NetHomeless

How Powerful California Storms Impact Homeless People


The Series of West Coast Storms Sends People Experiencing Homelessness Scrambling for Shelter

If you’re generally tuned in to what’s happening in the world, you’ve probably heard at least a little about the powerful storms or ‘atmospheric rivers’ that the West coast of the United States has been experiencing in the past several weeks.

While a bit of water might seem like a good thing for states that are more and more often experiencing drought, this is entirely too much water coming down entirely too fast.

The results have been devastating, sometimes deadly. As with all things, the unhoused population in the area is most vulnerable to the ill effects.

Encampments Evacuated

As the rains came down and flood waters began to rise across California and Oregon, unhoused people were advised to evacuate encampments in particularly vulnerable locations like Bannon Island. Homeless people access this small landmass along the Sacramento River with a makeshift raft during storm surges, typically when officials let water out of the dam upstream. Officials issued a mandatory evacuation order in San Jose for unhoused people living in creek areas, which many of the city’s 5,000 homeless people do.  

Across the 23-mile American River Parkway, a helicopter was deployed to warn residents of the coming storms and inform them that emergency evacuation shelters were open to them. Many residents left the island, while others chose to stay and move their camps to higher ground. Some were barely able to move that far.

Officials in the Southern California city of Ontario offered hotel vouchers to homeless people living in the city’s three washes, which experienced a deadly flood last November.

Cars Offer Cold Comfort

Vehicle dwellers are not immune to the ill effects of bad weather, either. While you can stay reasonably dry inside your car, it doesn’t offer sufficient protection against falling debris like trees or power lines. It is also challenging to keep warm safely. And there’s always the possibility of getting into a car accident due to the poor weather conditions. Not to mention the discomfort of being cooped up in an area that may not be big enough to stretch your legs, let alone stand, for hours or days on end.

The best advantage of living in a car as opposed to an encampment might be the ability to drive away to somewhere it’s not raining. However, that’s not always possible if you have a job or other local responsibilities. And with the widespread nature of the storms and the current cost of gas, it may prove very expensive to try and outrun Mother Nature.

How Is All This Affecting Unhoused People?

A bit of rain and wind might seem like a simple inconvenience or even a cozy day for those who enjoy safe, warm housing that protects us from extreme elements. But for unsheltered people, it can be disastrous or even deadly. Rain can seep into tents or makeshift shelters and damage or destroy possessions. The longer it rains, the more likely this outcome becomes. And with some areas topping out at an inch of rain per hour, few shelters stood a chance.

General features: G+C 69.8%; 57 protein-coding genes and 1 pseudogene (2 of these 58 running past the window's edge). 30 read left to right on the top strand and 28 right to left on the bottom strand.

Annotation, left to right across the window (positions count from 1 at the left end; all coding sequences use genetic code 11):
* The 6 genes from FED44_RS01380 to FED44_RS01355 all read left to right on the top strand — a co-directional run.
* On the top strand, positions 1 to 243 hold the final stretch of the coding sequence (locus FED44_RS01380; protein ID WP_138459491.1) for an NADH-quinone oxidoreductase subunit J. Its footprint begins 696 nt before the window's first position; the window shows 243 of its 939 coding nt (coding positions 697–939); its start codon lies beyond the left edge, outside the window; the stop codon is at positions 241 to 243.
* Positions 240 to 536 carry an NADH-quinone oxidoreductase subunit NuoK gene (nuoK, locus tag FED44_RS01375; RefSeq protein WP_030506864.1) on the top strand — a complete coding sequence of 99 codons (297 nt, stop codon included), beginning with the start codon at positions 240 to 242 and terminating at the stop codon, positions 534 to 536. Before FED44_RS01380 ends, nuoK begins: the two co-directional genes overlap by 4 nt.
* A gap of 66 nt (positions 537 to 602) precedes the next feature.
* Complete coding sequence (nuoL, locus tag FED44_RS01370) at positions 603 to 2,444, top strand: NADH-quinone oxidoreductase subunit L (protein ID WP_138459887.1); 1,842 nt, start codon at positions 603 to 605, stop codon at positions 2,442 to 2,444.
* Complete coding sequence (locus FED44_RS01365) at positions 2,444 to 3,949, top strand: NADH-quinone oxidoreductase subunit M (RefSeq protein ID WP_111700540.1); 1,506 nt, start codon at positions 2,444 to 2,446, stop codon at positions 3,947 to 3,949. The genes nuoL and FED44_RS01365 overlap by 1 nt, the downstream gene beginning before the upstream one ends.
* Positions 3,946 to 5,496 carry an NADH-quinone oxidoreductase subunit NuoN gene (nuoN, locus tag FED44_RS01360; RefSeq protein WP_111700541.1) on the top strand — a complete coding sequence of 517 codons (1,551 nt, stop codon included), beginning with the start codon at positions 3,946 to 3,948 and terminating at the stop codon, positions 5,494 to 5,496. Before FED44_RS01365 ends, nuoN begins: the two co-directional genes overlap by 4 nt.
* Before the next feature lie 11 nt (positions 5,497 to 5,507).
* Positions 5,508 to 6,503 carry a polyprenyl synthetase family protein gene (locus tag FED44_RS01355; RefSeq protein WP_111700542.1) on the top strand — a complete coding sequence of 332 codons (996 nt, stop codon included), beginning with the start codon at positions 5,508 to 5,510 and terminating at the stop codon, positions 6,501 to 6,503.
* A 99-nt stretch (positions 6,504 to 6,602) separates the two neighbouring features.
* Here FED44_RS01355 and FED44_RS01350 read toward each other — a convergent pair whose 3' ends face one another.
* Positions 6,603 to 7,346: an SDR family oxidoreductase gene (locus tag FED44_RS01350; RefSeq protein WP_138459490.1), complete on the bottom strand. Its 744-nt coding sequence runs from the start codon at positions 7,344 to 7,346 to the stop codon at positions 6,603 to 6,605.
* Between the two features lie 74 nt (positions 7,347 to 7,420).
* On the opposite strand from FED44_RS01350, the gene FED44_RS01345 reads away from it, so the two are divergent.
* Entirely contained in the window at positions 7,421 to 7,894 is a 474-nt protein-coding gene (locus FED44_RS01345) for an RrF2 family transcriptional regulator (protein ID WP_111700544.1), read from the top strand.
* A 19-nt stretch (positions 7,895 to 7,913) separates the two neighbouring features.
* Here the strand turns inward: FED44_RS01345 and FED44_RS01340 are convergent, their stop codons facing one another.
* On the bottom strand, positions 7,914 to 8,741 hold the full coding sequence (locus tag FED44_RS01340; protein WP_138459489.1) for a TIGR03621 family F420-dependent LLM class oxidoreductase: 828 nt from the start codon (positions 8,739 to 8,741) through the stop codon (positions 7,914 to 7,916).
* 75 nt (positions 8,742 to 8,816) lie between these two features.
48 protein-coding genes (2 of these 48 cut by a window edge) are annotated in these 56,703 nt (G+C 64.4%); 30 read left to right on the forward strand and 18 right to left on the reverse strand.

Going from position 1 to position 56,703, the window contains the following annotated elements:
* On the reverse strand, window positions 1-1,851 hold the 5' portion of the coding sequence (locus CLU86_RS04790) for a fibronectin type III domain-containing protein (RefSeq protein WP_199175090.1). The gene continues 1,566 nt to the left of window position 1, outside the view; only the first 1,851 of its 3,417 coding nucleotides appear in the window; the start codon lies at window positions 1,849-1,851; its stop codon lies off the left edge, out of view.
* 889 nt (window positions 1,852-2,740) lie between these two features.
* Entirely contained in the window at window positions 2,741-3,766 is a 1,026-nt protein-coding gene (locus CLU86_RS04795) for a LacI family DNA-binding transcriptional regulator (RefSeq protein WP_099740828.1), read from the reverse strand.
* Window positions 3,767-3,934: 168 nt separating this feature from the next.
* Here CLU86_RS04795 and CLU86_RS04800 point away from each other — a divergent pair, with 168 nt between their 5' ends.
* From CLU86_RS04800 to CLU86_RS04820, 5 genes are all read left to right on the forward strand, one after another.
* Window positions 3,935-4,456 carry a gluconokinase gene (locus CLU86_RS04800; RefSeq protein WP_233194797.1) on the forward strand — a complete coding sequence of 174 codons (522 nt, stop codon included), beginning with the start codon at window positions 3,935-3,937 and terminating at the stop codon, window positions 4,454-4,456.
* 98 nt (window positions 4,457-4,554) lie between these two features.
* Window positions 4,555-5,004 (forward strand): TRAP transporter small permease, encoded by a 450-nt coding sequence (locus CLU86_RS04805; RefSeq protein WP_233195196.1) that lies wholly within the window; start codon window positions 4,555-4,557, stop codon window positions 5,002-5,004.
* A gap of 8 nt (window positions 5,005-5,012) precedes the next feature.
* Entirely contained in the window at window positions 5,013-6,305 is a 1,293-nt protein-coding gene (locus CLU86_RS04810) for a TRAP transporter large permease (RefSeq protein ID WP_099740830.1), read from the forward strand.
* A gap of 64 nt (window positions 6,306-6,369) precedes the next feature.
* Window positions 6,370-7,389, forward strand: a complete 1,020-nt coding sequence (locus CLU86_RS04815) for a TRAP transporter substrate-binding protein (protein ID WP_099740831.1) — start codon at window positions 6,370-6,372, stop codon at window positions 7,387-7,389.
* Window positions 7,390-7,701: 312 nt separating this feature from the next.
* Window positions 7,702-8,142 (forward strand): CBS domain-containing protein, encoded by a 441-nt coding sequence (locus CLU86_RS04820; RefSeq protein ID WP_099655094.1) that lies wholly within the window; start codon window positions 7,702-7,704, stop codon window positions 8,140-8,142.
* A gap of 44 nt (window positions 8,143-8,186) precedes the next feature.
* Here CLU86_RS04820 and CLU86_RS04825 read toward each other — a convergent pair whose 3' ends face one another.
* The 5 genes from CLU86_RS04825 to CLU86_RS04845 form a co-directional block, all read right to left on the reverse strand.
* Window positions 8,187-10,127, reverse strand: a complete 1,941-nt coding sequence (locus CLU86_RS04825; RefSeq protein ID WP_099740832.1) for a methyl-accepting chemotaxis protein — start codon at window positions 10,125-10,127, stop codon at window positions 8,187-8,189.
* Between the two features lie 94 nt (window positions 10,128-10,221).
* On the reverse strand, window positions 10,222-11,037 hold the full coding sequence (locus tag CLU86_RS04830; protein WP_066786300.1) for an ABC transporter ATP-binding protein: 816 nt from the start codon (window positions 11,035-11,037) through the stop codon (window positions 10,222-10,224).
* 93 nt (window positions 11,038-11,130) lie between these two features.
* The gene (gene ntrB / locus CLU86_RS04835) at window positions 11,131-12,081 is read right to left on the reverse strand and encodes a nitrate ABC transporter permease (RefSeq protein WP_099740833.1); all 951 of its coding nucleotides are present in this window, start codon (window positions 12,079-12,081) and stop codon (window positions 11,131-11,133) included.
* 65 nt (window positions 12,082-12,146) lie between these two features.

Depending on which possessions are affected, this can be inconvenient or devastating. It can also be a health concern.

Soaked clothing and bedding won’t keep you warm, and there’s no hope of it drying out soon. Getting wet and staying wet can lead to all sorts of ill effects on the body, including fatal hypothermia.

Flood waters are also a much different animal than regular rainwater and can carry dangerous debris or even disease. Remember, floods can sweep up anything from regular trash to rodents to chemical runoff to raw sewage. That’s not something you want to come into contact with for any amount of time, but it’s not always avoidable in an emergency.

Heavy Rains After a Summer of Fires

In a cruel irony, the areas most susceptible to damage from these recent rains are the same areas that would have benefitted from more precipitation earlier. Heavy rains can lead to devastating landslides in fire-scarred areas where wildfires have ravaged trees and other plants that would usually keep things stable. These are perhaps the most violently destructive results of the recent rains.

The Human Cost

As of now, there have been 22 deaths related to these recent rainstorms in California alone. Governor Gavin Newsom said the storms have claimed more lives than wildfires within the state during the past two years combined. Wildfires may seem more deadly to the average person who only experiences a casual rainy day. However, these severe storms have proven much more deadly, from rockslides to falling trees to rising floodwaters and car accidents. The effects of these storms have been felt widely.

Several currently identified victims were known or likely to be unhoused people, and it’s still unclear how many more may turn up in time. Their bodies have been found in drainage overflow areas, on the banks of creeks, and in rivers. Two unhoused people were killed by tree branches falling onto their tents. We may never know how many more we may have missed. 

No one should be subjected to life-threatening weather events just because they don’t have enough money to pay the astronomically inflated costs of housing. We are literally turning our backs and leaving our poorest people out to die if they can’t pay for the “right” to survive. Never is this phenomenon more evident than when deadly weather events like these West coast storms sweep through. But unhoused people are in danger even when the skies are fair.

How can we collectively accept that we’re living in a society where being poor is a death sentence and still call it fair? How can we insist that all people are born equal and still insist that you pay for your right to live? The cognitive dissonance must stop before any more lives are needlessly lost.

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